Saturday, February 9, 2008

Going to earth

Thinking all problems temporarily solved, I discovered that Keeper had crawled under the part of the house beneath the mud room and was making desperate clattering and scraping sounds. This projection is bordered on one side by wood lattice screwed into the siding, on the other by a wood wall and entry stairs, and on the side where she crawled in by two very heavy, large, long wooden planters. Filled with dirt and plants, of course. I heaved one away from the house near the corner where Keeper had crawled in, and peered underneath.

Airedales are terriers; terriers are earth dogs. They are at their absolute happiest when digging after small animals. Even a 60-lb Airedale can crawl through a very small space, just as a mouse can crawl through a space the size of a nickel. Or is it a dime?

I called to Keeper and she came over to me, putting one foot on the brick wall on which the planter had rested. That was as far as she got. Her head bumped the overhead rafters.
There was nothing for it but to heave both planters off the brick wall and lie down full length to see if I could fit some of myself through the opening but it wasn’t even large enough for my head.

Sign of intelligence: having no desire to get stuck under the house, I stopped there. Instead I got a full view of the amazing junk a previous owner had left there: long planks of wood, empty soda cans, a thin metal strip, bits of asphalt roofing, a nearly full gallon jug of concrete bonding adhesive. I pulled out what I could reach while Keeper tugged and ripped at a plastic tube of drain pipe firmly stuck in concrete. (Drain pipe is rippled like an accordion and about six inches in diameter.) Occasionally she left the pipe and scrabbled through the other bits of debris. I saw a spot of blood on one hind leg and worried that she’d get hurt on something sharp and nasty in there.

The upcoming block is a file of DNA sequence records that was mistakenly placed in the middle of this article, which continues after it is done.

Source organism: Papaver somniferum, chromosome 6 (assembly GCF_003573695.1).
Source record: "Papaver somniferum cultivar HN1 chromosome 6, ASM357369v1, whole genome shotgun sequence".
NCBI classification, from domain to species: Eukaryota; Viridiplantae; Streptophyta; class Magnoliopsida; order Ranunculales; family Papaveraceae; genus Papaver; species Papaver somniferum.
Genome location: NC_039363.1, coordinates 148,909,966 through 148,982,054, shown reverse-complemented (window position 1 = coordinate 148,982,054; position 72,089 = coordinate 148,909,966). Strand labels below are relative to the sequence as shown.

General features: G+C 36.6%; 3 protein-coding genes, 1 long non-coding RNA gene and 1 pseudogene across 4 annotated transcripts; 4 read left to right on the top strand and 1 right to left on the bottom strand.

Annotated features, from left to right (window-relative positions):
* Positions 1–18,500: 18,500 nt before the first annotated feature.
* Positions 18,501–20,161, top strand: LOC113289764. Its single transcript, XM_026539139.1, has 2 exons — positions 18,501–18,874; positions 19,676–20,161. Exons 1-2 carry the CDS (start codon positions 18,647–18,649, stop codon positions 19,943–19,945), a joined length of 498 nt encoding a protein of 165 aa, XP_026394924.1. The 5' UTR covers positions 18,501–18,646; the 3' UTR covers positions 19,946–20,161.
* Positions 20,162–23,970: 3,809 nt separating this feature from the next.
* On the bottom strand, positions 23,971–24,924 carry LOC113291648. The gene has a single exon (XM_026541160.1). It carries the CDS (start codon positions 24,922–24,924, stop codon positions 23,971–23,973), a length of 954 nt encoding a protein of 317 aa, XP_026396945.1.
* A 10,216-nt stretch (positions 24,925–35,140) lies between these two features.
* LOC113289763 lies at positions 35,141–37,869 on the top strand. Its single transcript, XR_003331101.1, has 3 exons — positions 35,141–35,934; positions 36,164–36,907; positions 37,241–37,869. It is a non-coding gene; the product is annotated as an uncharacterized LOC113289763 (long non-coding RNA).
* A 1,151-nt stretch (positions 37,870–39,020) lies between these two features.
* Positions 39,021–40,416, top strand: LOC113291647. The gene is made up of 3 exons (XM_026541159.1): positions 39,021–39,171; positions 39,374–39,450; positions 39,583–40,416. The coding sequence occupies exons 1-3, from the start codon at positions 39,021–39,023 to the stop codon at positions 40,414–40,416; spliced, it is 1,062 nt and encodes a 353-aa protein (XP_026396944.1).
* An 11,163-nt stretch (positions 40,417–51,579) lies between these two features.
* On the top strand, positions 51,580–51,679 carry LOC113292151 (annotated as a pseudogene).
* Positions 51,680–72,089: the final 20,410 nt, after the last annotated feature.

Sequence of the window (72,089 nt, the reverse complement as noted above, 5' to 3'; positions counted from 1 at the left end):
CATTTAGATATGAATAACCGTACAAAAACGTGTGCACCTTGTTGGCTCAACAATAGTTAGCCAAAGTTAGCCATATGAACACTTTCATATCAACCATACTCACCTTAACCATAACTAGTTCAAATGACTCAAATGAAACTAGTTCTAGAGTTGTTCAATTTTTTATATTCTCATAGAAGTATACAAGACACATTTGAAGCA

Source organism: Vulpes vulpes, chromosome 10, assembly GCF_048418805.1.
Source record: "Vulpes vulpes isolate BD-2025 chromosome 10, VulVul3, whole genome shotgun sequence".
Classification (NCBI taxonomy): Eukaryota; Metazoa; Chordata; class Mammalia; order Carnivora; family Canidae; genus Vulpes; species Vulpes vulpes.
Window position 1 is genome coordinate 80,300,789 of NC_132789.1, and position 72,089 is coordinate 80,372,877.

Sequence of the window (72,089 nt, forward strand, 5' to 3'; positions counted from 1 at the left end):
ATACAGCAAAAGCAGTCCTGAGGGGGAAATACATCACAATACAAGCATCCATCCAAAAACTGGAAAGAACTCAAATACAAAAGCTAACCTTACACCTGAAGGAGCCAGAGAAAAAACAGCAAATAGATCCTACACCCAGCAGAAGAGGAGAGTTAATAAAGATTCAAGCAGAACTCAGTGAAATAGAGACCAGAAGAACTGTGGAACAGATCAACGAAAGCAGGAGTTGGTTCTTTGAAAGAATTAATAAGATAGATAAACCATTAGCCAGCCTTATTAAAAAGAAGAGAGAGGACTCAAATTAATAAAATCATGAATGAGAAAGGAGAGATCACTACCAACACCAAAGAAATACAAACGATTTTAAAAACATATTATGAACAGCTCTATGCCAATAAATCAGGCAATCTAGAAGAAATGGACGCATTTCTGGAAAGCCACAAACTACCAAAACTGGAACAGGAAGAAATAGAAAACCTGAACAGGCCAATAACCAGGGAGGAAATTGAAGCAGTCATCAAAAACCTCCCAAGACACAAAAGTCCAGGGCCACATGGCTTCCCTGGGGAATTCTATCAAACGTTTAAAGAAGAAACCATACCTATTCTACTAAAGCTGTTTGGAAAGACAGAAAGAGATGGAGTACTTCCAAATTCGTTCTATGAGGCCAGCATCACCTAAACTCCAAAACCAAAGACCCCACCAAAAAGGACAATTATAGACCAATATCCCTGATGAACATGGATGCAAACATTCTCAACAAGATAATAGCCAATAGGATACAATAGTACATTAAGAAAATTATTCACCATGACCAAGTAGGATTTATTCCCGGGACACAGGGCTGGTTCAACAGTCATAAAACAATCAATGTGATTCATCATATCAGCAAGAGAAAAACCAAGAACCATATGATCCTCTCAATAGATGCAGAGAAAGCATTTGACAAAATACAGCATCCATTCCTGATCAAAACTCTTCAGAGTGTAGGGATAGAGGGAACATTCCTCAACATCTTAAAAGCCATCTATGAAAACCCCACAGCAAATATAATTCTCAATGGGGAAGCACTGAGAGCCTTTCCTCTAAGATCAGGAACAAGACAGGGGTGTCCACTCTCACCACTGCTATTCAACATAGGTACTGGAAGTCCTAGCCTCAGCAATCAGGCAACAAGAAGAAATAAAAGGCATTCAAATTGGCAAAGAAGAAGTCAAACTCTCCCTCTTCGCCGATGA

So I took a look at the front side and discovered I could remove the lattice with a Phillips screwdriver. (BTW, the house is yellow but used to be blue. There are nice little blue lines where the lattice used to be.)

Now it is time to congratulate me. I don’t like crawling among bugs, I don’t like getting cobwebs in my hair, I don’t like crawling full-length on damp dirt and heaven knows what other crap. And I’m a middle-aged writer who shouldn’t have to be doing these things.

I did these things. I pulled myself in, grabbed Keeper’s collar, and forced her to come out. When we got inside, I tore off my yucky clothes, shook the scary things from my hair, and dragged Keeper upstairs to be washed in my shower. No treats for her! I just threw her in and hosed her down.

Results of a day of chicken-chasing, pen-building, and spelunking with the dog: two scraped shins, cracked fingers, a cut on my forehead. Not so bad.

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